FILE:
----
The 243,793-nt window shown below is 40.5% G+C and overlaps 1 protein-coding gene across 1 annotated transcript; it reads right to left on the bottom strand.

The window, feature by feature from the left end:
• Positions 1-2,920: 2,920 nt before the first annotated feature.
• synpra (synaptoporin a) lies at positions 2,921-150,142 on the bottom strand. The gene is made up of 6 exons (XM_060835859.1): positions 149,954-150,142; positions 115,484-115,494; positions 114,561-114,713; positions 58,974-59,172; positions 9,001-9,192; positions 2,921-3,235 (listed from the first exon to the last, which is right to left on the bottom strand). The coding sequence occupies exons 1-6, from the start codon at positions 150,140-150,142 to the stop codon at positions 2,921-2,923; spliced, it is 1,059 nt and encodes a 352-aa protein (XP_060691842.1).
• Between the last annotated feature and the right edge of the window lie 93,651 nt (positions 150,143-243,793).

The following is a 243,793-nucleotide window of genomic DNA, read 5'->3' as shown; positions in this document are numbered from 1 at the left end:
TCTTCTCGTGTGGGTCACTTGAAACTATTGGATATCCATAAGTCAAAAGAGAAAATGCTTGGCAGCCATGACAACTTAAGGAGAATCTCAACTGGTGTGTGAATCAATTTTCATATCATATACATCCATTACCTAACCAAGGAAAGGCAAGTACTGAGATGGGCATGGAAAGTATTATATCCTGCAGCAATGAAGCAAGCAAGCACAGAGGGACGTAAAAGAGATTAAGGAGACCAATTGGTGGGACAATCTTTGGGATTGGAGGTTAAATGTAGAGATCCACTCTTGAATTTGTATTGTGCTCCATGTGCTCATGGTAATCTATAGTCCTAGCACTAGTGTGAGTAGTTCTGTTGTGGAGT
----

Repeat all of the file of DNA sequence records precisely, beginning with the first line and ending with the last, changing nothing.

The 243,793-nt window shown below is 40.5% G+C and overlaps 1 protein-coding gene across 1 annotated transcript; it reads right to left on the bottom strand.

The window, feature by feature from the left end:
• Positions 1-2,920: 2,920 nt before the first annotated feature.
• synpra (synaptoporin a) lies at positions 2,921-150,142 on the bottom strand. The gene is made up of 6 exons (XM_060835859.1): positions 149,954-150,142; positions 115,484-115,494; positions 114,561-114,713; positions 58,974-59,172; positions 9,001-9,192; positions 2,921-3,235 (listed from the first exon to the last, which is right to left on the bottom strand). The coding sequence occupies exons 1-6, from the start codon at positions 150,140-150,142 to the stop codon at positions 2,921-2,923; spliced, it is 1,059 nt and encodes a 352-aa protein (XP_060691842.1).
• Between the last annotated feature and the right edge of the window lie 93,651 nt (positions 150,143-243,793).

The following is a 243,793-nucleotide window of genomic DNA, read 5'->3' as shown; positions in this document are numbered from 1 at the left end:
TCTTCTCGTGTGGGTCACTTGAAACTATTGGATATCCATAAGTCAAAAGAGAAAATGCTTGGCAGCCATGACAACTTAAGGAGAATCTCAACTGGTGTGTGAATCAATTTTCATATCATATACATCCATTACCTAACCAAGGAAAGGCAAGTACTGAGATGGGCATGGAAAGTATTATATCCTGCAGCAATGAAGCAAGCAAGCACAGAGGGACGTAAAAGAGATTAAGGAGACCAATTGGTGGGACAATCTTTGGGATTGGAGGTTAAATGTAGAGATCCACTCTTGAATTTGTATTGTGCTCCATGTGCTCATGGTAATCTATAGTCCTAGCACTAGTGTGAGTAGTTCTGTTGTGGAGT